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Did your ancestor serve in the British Army? Many of these records are online and available for searching! Army records provide vital information for family history research, including birth dates and places, parents’ names, physical descriptions, and a detailed record of service—rich, personal information that may not be found in any other record set.

Prior to the reign of Charles II in 1660, the first line of defense against invaders was not a standing army, but rather militias made up of locals with varying levels of experience and skill. These militias were loosely organized, and quickly disbanded when the battles were over. During Charles II’s rule there were only a few thousand men on permanent duty in England, although a few thousand more stationed in Ireland and the European continent could be called home if needed. There was no military presence, or for that matter, any police force other than local constables.[1]

The army was gradually expanded by William and Mary in the 1690s, but the Acts of Union passed by Parliament in 1707 combined regiments of England and Scotland into one operational command, and the British Army was born. The British Army was key to the formation of colonies and protectorates, capturing territories, securing the empire’s borders, and supporting friendly governments.[2]

The British Army did not have a central record keeping system until the First World War. Prior to 1914, military records were kept by individual regiments. These records comprise soldiers’ attestation and discharge papers and form part of the War Office (WO) series of records now held at The National Archives in London, England. Useful websites for finding online copies of these records are Find My Past and Fold 3.

To begin searching for your ancestor in the British Army records, a good beginning search strategy is to enter the soldier’s name, and his year and place of birth. If you know your ancestor’s regiment, rank, or place of service, include that information in your search in order to narrow the results.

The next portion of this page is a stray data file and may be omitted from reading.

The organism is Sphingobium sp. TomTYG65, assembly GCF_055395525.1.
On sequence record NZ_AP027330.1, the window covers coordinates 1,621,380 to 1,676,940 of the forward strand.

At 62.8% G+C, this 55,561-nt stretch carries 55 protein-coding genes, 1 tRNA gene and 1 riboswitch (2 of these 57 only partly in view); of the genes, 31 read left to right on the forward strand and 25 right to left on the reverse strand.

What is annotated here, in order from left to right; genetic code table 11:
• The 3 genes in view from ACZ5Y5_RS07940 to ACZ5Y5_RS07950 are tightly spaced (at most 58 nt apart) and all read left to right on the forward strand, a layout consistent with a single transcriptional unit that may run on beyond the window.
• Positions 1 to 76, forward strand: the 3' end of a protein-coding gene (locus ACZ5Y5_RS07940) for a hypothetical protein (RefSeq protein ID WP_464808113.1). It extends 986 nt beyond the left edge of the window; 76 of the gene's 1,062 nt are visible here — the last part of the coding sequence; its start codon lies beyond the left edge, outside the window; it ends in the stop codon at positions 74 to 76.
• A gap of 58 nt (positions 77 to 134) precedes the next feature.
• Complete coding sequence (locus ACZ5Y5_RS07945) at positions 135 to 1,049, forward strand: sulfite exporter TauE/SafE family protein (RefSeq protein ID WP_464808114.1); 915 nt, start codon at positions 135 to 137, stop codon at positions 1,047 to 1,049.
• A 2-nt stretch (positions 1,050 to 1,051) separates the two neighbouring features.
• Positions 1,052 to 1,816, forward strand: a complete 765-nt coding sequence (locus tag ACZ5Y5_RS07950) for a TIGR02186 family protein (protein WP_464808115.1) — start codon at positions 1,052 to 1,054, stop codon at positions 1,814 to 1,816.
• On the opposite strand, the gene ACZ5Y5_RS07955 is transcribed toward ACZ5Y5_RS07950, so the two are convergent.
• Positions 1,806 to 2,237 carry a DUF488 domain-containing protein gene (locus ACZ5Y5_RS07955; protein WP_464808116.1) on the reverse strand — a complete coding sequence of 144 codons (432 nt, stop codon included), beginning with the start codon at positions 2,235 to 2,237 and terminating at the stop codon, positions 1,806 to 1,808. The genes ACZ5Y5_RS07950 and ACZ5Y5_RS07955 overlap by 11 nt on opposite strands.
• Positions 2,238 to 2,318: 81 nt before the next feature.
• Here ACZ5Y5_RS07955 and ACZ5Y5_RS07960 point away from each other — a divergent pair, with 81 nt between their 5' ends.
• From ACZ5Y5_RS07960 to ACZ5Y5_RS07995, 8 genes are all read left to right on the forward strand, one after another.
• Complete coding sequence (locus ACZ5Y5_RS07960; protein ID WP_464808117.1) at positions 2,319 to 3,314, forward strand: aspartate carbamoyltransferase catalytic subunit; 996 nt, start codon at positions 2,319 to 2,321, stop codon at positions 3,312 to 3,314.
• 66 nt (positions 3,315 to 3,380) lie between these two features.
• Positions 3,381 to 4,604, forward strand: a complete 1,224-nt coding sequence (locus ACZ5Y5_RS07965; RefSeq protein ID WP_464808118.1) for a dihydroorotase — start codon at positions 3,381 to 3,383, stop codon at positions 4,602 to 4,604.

WO 97: Royal Hospital Chelsea Pensioner Records

If your British Army ancestor did not die in the line of duty or leave the military early, he may have received a pension. Soldiers who received a pension from the British Army should have a record in the WO 97: Royal Hospital Chelsea Pensioner record set.

Many of the records in this collection were generated by the Royal Chelsea Hospital. The hospital first opened in 1682 for retired soldiers. A pensioner was either an ‘in-pensioner’, meaning that he or she resided at Royal Chelsea Hospital, or an ‘out-pensioner’ if he or she lived in a private residence.[3] Soldiers were eligible for a pension after twelve years of service. Pensioner’s records are rich with genealogical data; they often include the soldier’s next of kin, age and birthdate, service details, awards or commendations, and reason for discharge. They can include details about injuries, commendations, and even court martials.

Other documents are often included with the pension record. Attestation papers would have been completed at the time the soldier enlisted, and these records might include parents’ names, religious affiliation, and a detailed physical description of the soldier. The attestations followed the soldier throughout his service and were continually updated to reflect his promotions or reductions in rank, his regiment, and his dates of service.